Hey, Oklahoma farmers. Are you ready for some screen time?
The next episode of the Emmy-winning CNN documentary series “United Shades of America” was shot here and features host W. Kamau Bell interacting with Oklahomans on their farms.
The episode, titled “All-American Farmers,” is scheduled to air at 9 p.m. Sunday, July 26, and — like a farm-to-plate journey — it includes a trek to Wanda J’s Next Generation Restaurant on Tulsa’s Black Wall Street.
There are farms all across the U.S. Why was Oklahoma picked for the episode?
Bell said it was important to “expand the map” of the show. The series is in its fifth season, and an episode had never been shot in Oklahoma. Also, Oklahoma was uncharted waters for Bell, whose experiences in the state were limited to doing stand-up comedy in Oklahoma City.
“I haven’t been to Oklahoma enough, so Oklahoma was always on my list,” he said.
“I think we also look for places where there is some hidden history. You could tell the story of farming all across this land for the most part. Every state has some version of farming. But a state that has hidden history or unknown history is also important to us. For years, people would ask me to talk about Black Wall Street in Tulsa, so it felt like I was grateful that we could do multiple things in one episode, but also be in Oklahoma for the whole thing.”
The series tracks Bell, described as a sociopolitical comedian, as he explores communities to understand the unique challenges they face and to have tough conversations about race.
In this episode, a mealtime visit to Wanda J’s ties into the big picture and includes a recap of Black Wall Street’s history and the Tulsa Race Massacre of 1921. Bell’s tour of the area included a trip to Mabel B. Little Heritage House and conversations with J. Kavin Ross, founder and editor of the Greenwood Tribune, and Rep. Regina Goodwin, who grew up on Greenwood Avenue.
Otherwise, the episode is very much rural.
The episode starts and finishes with scenes from George Roberts’ farm near Wewoka. Roberts is a third-generation farmer who operates 40 acres of land once owned by his grandfather. Roberts said he was 13 when his father died. He said it’s satisfying to walk on the farm because it gets him as close as he’s ever going to get to a grandfather he didn’t know.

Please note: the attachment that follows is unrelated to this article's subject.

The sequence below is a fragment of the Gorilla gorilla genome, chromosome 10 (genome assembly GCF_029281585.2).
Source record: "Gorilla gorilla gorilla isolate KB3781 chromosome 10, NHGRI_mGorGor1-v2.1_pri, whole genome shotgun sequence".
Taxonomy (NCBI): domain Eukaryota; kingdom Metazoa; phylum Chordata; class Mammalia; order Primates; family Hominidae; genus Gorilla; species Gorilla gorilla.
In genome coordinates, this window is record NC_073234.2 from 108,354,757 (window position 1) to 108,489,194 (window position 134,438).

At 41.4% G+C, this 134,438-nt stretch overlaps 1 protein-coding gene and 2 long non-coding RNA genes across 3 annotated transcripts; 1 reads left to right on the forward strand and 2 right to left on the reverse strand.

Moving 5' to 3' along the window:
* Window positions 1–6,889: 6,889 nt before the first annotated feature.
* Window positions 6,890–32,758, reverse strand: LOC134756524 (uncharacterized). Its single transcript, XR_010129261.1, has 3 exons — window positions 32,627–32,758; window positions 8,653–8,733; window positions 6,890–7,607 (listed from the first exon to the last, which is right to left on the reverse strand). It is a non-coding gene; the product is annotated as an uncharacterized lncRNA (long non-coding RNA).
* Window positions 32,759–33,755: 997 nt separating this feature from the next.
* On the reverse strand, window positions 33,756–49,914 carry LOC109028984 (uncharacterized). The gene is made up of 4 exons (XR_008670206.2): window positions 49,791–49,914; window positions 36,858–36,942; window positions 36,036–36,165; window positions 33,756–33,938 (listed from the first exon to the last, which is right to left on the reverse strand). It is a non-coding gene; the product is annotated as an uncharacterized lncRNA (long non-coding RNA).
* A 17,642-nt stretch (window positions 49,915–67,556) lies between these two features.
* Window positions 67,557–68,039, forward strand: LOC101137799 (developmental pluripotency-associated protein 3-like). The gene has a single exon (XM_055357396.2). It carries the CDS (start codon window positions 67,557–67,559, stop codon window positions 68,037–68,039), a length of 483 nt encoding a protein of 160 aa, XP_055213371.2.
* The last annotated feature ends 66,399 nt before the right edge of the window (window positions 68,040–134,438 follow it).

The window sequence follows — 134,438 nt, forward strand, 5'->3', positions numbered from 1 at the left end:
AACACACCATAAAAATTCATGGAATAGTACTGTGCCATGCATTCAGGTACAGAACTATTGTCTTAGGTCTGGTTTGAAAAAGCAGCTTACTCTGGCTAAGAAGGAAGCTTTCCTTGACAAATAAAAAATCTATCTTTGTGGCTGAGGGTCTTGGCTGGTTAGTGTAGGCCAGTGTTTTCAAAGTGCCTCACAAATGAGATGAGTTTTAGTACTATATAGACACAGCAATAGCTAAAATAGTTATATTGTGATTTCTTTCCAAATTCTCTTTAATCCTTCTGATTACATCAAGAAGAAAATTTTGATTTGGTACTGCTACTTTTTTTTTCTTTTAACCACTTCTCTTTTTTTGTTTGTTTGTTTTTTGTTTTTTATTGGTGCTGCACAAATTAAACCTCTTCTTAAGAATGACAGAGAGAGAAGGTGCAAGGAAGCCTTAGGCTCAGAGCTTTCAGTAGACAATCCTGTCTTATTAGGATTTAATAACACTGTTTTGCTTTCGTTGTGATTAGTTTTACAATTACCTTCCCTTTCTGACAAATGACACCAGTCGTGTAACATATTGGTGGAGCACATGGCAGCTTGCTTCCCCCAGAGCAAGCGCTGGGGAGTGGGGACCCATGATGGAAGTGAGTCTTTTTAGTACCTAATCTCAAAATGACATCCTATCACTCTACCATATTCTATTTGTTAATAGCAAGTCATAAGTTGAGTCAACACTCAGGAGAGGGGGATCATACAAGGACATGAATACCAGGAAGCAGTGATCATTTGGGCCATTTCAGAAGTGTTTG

Roberts is a Black farmer. The documentary says that, at the turn of the 20th century, Oklahoma was home to more than 50 thriving all-Black farm towns. Black people were living a version of the American dream. What happened to those towns? And will someone in the Roberts family become a fourth-generation farm operator?
The episode analyzes not just the plight of Black farmers, but farmers, period.
Bell said his respect level for farmers is “the highest.”
“I think I learned a lot this episode,” he said. “And I certainly feel like if there is anything this episode can do is hopefully it will wake Americans up because I don’t think that we as a nation know enough about farmers and what they are going through. I didn’t understand operation loans until I got there, that every farmer has to have that, and I also didn’t know about the fact that the price of wheat hasn’t really gone up at all for 40 years. Those are things that are important to know.”
Scott Blubaugh, who operates a Kay County ranch, is president of the American Farmers and Ranchers/Oklahoma Farmers Union. Blubaugh talked with Bell about how trade wars and regulations have impacted farmers. One of the episode’s “wow” moments comes when Blubaugh tells Bell how little a farmer gets from the sale when a box of cereal is bought at a store. Oklahoma is football country, in addition to farming country, so footage shows Bell attending a Tonkawa High School football game.
Angela Faughtenberry of 413 Farm in Adair is the last of three farmers spotlighted in the episode. Instead of dealing with big conglomerates, Faughtenberry works to provide food directly to chefs and farmers markets.